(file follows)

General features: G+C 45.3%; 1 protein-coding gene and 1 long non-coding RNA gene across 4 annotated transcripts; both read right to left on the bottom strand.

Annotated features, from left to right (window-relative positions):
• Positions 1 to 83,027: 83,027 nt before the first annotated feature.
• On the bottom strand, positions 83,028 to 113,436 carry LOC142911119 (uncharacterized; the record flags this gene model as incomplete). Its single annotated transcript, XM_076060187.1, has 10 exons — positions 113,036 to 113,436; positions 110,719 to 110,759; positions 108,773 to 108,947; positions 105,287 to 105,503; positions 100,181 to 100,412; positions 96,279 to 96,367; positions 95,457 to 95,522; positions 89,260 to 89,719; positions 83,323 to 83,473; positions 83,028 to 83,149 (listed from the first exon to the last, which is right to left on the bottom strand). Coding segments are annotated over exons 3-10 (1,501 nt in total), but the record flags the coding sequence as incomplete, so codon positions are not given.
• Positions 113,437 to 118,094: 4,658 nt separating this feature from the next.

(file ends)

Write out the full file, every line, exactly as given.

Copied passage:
General features: G+C 45.3%; 1 protein-coding gene and 1 long non-coding RNA gene across 4 annotated transcripts; both read right to left on the bottom strand.

Annotated features, from left to right (window-relative positions):
• Positions 1 to 83,027: 83,027 nt before the first annotated feature.
• On the bottom strand, positions 83,028 to 113,436 carry LOC142911119 (uncharacterized; the record flags this gene model as incomplete). Its single annotated transcript, XM_076060187.1, has 10 exons — positions 113,036 to 113,436; positions 110,719 to 110,759; positions 108,773 to 108,947; positions 105,287 to 105,503; positions 100,181 to 100,412; positions 96,279 to 96,367; positions 95,457 to 95,522; positions 89,260 to 89,719; positions 83,323 to 83,473; positions 83,028 to 83,149 (listed from the first exon to the last, which is right to left on the bottom strand). Coding segments are annotated over exons 3-10 (1,501 nt in total), but the record flags the coding sequence as incomplete, so codon positions are not given.
• Positions 113,437 to 118,094: 4,658 nt separating this feature from the next.